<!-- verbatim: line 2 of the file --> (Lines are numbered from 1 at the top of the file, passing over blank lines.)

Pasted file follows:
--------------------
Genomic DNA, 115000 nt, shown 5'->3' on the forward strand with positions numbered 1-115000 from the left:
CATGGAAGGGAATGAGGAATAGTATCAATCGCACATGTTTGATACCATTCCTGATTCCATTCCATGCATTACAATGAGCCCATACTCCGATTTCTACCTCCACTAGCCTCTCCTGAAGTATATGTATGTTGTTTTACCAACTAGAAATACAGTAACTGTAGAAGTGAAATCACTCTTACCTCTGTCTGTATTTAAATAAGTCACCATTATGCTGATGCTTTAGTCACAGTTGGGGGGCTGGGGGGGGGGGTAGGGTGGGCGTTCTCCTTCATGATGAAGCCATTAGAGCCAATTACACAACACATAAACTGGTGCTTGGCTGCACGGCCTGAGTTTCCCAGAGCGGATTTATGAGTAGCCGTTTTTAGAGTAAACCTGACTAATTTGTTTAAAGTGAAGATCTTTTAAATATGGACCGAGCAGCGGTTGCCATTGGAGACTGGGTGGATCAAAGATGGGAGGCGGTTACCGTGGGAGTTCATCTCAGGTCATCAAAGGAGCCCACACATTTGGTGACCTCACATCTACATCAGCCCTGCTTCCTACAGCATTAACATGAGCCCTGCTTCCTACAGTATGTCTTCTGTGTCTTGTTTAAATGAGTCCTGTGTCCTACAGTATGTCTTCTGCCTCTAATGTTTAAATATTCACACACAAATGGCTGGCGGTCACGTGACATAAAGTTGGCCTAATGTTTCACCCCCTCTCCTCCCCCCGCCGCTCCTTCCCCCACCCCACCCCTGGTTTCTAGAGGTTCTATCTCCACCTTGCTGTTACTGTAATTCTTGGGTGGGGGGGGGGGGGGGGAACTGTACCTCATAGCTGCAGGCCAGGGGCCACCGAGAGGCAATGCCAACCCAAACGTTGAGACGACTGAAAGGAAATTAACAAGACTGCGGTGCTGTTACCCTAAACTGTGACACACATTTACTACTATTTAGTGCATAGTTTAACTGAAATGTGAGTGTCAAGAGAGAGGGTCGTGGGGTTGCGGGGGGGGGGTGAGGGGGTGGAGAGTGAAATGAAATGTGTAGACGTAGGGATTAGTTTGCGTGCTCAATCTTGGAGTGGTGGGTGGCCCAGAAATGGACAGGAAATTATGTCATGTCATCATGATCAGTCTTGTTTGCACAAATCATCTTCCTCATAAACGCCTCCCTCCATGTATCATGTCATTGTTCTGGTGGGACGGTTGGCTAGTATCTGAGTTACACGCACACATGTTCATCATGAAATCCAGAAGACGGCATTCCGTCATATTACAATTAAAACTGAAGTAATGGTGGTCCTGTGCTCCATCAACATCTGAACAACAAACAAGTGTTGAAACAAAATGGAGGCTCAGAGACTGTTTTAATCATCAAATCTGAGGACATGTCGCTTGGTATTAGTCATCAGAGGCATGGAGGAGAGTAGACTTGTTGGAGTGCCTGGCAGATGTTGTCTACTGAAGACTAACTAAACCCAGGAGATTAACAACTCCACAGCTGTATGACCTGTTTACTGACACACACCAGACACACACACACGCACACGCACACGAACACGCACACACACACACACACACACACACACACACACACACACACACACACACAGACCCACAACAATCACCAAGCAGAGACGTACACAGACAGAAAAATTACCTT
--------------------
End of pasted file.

CATGGAAGGGAATGAGGAATAGTATCAATCGCACATGTTTGATACCATTCCTGATTCCATTCCATGCATTACAATGAGCCCATACTCCGATTTCTACCTCCACTAGCCTCTCCTGAAGTATATGTATGTTGTTTTACCAACTAGAAATACAGTAACTGTAGAAGTGAAATCACTCTTACCTCTGTCTGTATTTAAATAAGTCACCATTATGCTGATGCTTTAGTCACAGTTGGGGGGCTGGGGGGGGGGGTAGGGTGGGCGTTCTCCTTCATGATGAAGCCATTAGAGCCAATTACACAACACATAAACTGGTGCTTGGCTGCACGGCCTGAGTTTCCCAGAGCGGATTTATGAGTAGCCGTTTTTAGAGTAAACCTGACTAATTTGTTTAAAGTGAAGATCTTTTAAATATGGACCGAGCAGCGGTTGCCATTGGAGACTGGGTGGATCAAAGATGGGAGGCGGTTACCGTGGGAGTTCATCTCAGGTCATCAAAGGAGCCCACACATTTGGTGACCTCACATCTACATCAGCCCTGCTTCCTACAGCATTAACATGAGCCCTGCTTCCTACAGTATGTCTTCTGTGTCTTGTTTAAATGAGTCCTGTGTCCTACAGTATGTCTTCTGCCTCTAATGTTTAAATATTCACACACAAATGGCTGGCGGTCACGTGACATAAAGTTGGCCTAATGTTTCACCCCCTCTCCTCCCCCCGCCGCTCCTTCCCCCACCCCACCCCTGGTTTCTAGAGGTTCTATCTCCACCTTGCTGTTACTGTAATTCTTGGGTGGGGGGGGGGGGGGGGAACTGTACCTCATAGCTGCAGGCCAGGGGCCACCGAGAGGCAATGCCAACCCAAACGTTGAGACGACTGAAAGGAAATTAACAAGACTGCGGTGCTGTTACCCTAAACTGTGACACACATTTACTACTATTTAGTGCATAGTTTAACTGAAATGTGAGTGTCAAGAGAGAGGGTCGTGGGGTTGCGGGGGGGGGGTGAGGGGGTGGAGAGTGAAATGAAATGTGTAGACGTAGGGATTAGTTTGCGTGCTCAATCTTGGAGTGGTGGGTGGCCCAGAAATGGACAGGAAATTATGTCATGTCATCATGATCAGTCTTGTTTGCACAAATCATCTTCCTCATAAACGCCTCCCTCCATGTATCATGTCATTGTTCTGGTGGGACGGTTGGCTAGTATCTGAGTTACACGCACACATGTTCATCATGAAATCCAGAAGACGGCATTCCGTCATATTACAATTAAAACTGAAGTAATGGTGGTCCTGTGCTCCATCAACATCTGAACAACAAACAAGTGTTGAAACAAAATGGAGGCTCAGAGACTGTTTTAATCATCAAATCTGAGGACATGTCGCTTGGTATTAGTCATCAGAGGCATGGAGGAGAGTAGACTTGTTGGAGTGCCTGGCAGATGTTGTCTACTGAAGACTAACTAAACCCAGGAGATTAACAACTCCACAGCTGTATGACCTGTTTACTGACACACACCAGACACACACACACGCACACGCACACGAACACGCACACACACACACACACACACACACACACACACACACACACACACACACAGACCCACAACAATCACCAAGCAGAGACGTACACAGACAGAAAAATTACCTT